Money To Live

February 8, 2010

Default Enrollment in retirement accounts

Filed under: Uncategorized — by moneytolive @ 1:17 am

A relative recently asked me about a 401(k). She is automatically enrolled at a 4% employee contribution. To cancel the contribution, she would have to set up an online account and change settings in her account, which I suspect would take less than 20 minutes.

For many people without a plan for retirement savings, the default option from an employer is a great way to start saving.

What is default enrollment?
Behavioral economics research shows that people are lazy and usually stick with the default option – on retirement accounts, organ donation, or just about anything. For retirement accounts, the idea is that if the default is to enroll, most people will not go to the bother of changing their account, and some retirement savings are better than no retirement savings. This type of enrollment is frequently called “opt-out” because you have to opt-out, not opt-in, as for many historical plans.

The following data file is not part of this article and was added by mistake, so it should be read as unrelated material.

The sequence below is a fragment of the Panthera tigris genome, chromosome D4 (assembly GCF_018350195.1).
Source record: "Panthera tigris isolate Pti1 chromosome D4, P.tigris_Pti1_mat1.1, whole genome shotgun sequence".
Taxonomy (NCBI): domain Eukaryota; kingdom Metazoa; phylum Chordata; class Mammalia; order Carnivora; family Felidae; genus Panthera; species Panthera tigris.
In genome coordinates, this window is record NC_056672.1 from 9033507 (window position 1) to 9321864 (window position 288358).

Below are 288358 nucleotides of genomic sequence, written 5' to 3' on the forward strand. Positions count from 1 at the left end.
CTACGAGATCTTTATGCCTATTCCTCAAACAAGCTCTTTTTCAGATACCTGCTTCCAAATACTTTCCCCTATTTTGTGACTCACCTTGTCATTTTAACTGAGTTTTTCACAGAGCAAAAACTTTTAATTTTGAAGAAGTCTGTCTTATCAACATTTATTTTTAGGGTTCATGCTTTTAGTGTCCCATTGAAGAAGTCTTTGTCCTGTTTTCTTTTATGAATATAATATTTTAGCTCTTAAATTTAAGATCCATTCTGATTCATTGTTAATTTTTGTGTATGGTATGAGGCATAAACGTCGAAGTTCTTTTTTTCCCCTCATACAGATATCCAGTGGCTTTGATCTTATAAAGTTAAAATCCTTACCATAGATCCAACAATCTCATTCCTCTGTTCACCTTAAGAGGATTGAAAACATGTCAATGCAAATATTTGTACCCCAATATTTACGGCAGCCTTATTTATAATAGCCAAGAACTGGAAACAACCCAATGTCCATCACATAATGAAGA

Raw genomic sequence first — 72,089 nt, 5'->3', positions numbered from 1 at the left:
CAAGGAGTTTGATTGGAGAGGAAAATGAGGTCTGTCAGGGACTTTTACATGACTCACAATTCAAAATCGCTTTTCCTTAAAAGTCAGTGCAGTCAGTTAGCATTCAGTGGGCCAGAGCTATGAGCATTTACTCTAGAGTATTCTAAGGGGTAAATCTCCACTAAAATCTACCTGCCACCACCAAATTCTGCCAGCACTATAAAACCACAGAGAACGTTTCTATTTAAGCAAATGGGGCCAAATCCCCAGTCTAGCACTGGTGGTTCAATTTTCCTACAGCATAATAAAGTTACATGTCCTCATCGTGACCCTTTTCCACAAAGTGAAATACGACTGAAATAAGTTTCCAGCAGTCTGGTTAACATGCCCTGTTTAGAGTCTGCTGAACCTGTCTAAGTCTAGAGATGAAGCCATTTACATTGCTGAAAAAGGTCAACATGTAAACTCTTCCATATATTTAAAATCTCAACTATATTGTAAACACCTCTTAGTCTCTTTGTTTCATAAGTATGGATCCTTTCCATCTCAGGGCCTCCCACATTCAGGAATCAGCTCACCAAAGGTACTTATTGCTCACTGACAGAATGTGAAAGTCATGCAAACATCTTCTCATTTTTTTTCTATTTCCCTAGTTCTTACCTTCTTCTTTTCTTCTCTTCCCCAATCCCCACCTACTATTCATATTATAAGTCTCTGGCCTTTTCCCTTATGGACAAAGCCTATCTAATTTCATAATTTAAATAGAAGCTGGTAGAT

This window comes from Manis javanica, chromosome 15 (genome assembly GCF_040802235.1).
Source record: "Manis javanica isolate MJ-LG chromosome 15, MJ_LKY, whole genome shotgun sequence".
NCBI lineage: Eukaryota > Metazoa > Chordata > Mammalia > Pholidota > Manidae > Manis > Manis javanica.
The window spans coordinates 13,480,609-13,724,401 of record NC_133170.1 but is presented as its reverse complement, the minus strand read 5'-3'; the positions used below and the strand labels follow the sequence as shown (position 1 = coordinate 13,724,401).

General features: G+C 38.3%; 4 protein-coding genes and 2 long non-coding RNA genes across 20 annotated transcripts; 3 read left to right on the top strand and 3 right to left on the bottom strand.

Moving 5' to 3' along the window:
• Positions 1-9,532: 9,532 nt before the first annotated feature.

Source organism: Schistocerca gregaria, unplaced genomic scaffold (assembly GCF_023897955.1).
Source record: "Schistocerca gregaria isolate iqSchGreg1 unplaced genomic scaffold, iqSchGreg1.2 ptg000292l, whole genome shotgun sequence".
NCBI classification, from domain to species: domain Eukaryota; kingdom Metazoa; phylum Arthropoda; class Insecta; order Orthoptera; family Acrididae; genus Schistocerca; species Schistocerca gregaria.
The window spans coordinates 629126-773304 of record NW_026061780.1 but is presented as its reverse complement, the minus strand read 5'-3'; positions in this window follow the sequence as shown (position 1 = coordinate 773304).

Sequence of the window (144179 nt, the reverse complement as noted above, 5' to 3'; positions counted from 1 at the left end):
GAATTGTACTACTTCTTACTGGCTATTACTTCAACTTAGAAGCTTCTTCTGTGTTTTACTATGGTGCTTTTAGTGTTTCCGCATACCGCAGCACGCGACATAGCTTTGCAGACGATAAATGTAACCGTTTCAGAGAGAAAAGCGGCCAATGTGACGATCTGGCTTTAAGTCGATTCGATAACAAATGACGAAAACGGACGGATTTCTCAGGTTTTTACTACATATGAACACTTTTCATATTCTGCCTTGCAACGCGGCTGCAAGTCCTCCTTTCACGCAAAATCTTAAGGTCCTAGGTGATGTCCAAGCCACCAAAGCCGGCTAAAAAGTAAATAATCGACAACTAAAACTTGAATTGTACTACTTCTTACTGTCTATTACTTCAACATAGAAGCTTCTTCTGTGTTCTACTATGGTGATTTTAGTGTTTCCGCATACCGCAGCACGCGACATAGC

There are different flavors to the opt-out:
* Default enrollment at a fixed contribution amount (say 4%)
* Default enrollment in a regular increase (if you start at a 4%
contribution, next year it will bump up to 5%, the next year 6%, and
so on).
* Sometimes opting out is not an option. I was recently a victim of one of these retirement systems. It took 4 phone calls and three emails to figure things out — and every single person I talked to gave me a different piece of wrong information. No chance to opt out = I am subsidizing the State of Ohio pension fund.

What about an Employer Match?
If you get an employer match, fund at least up to the amount to capture the employer match. Do this even if you’re not sure you will be employed long enough for the amount to fully vest. Worst case is you get no vested amount. Maybe you’ll stick around longer than you thought, and maybe you’ll leave with a partial vestment.

Why you should contribute even without an employer match (maybe)
If you are maxing out your other retirement options (i.e., IRA), a 401(k) gives another avenue for tax-advantaged retirement savings.


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